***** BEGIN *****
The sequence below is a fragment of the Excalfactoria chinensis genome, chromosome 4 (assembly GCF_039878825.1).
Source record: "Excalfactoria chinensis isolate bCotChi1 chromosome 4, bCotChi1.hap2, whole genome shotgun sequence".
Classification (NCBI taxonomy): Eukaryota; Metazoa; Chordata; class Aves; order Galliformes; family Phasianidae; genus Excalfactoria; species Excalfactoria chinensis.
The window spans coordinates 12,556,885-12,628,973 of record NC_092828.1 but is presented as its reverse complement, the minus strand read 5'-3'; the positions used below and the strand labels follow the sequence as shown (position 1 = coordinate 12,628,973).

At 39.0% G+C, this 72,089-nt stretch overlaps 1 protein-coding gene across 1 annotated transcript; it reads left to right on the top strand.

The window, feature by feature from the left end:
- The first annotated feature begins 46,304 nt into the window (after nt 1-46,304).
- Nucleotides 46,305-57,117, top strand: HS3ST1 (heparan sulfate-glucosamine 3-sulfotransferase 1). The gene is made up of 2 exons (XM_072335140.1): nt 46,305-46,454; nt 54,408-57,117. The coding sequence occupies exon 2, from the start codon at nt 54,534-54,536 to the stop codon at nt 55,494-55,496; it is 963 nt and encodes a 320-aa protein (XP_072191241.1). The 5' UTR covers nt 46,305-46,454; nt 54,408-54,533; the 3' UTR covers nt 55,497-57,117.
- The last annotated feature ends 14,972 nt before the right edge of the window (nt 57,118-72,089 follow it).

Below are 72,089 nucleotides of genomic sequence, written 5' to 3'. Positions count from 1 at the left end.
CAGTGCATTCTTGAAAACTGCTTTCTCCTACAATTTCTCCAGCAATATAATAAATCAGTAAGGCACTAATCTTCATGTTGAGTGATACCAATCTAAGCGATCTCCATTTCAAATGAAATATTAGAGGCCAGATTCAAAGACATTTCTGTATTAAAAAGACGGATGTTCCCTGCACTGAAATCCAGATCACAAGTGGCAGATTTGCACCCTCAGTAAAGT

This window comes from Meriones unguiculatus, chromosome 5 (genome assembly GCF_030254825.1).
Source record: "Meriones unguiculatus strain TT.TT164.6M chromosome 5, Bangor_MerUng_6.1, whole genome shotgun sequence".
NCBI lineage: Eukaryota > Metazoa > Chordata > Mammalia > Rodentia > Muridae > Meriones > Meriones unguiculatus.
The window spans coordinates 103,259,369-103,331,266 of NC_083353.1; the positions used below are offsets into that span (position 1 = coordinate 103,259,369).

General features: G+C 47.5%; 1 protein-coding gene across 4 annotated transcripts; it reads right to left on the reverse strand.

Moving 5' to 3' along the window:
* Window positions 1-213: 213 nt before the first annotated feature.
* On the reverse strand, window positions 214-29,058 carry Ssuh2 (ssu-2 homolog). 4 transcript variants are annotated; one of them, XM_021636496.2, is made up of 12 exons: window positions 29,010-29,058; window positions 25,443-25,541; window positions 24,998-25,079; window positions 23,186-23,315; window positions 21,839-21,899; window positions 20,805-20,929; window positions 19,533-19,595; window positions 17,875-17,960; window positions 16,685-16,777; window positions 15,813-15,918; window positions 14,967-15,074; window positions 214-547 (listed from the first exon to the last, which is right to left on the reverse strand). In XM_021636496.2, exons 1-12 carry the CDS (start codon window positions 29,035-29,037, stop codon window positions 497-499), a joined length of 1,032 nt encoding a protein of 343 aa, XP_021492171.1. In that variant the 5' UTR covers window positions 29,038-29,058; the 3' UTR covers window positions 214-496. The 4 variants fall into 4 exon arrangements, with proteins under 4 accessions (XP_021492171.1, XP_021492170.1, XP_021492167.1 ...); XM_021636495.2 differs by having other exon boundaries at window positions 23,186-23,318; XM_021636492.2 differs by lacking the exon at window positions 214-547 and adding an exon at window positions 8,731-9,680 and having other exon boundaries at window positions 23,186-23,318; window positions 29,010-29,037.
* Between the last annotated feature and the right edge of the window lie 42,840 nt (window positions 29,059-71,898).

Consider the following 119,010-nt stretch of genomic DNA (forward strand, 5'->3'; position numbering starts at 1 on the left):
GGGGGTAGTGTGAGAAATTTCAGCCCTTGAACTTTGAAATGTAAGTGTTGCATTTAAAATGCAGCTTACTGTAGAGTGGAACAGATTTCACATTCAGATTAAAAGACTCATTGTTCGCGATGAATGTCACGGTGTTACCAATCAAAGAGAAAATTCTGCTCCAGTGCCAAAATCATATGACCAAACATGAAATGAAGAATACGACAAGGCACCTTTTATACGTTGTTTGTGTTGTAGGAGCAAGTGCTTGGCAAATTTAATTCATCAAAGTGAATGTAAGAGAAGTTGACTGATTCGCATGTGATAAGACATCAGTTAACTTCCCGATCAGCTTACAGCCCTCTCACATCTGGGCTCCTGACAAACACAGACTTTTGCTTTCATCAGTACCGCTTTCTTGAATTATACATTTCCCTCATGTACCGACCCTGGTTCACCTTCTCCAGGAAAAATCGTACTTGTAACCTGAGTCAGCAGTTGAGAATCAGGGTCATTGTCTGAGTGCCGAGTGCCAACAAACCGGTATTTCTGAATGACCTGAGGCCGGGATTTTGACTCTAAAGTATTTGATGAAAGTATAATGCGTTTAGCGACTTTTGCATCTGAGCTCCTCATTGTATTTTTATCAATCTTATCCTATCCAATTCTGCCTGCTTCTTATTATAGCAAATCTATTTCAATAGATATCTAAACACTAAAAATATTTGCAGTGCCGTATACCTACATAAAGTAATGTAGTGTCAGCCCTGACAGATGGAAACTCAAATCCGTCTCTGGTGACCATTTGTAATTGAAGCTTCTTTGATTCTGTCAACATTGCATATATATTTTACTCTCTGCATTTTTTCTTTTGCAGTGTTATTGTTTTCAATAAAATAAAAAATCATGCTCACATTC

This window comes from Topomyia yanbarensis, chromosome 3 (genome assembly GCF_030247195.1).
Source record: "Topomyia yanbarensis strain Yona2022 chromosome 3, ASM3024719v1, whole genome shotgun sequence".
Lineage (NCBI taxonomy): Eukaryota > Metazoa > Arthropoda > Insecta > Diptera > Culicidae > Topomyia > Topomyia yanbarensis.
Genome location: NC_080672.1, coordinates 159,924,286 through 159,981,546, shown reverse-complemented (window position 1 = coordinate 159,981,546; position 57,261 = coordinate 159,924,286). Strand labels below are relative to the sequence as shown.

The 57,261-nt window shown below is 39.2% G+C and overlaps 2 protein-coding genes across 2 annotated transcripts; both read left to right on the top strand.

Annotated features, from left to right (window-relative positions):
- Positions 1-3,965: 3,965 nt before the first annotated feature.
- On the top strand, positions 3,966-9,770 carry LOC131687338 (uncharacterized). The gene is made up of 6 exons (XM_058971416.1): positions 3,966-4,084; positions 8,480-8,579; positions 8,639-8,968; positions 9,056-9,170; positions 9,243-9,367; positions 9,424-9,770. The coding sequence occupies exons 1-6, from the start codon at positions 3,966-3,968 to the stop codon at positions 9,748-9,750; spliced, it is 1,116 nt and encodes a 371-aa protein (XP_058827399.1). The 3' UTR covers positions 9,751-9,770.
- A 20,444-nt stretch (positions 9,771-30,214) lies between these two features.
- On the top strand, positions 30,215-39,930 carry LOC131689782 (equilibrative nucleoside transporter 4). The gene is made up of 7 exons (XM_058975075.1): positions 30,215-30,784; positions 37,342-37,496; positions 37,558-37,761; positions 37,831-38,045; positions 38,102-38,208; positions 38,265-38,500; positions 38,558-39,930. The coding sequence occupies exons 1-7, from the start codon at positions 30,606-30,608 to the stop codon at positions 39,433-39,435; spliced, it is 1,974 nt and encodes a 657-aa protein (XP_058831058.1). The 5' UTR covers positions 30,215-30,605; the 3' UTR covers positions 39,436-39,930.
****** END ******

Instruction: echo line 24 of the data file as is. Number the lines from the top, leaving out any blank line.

Source record: "Topomyia yanbarensis strain Yona2022 chromosome 3, ASM3024719v1, whole genome shotgun sequence".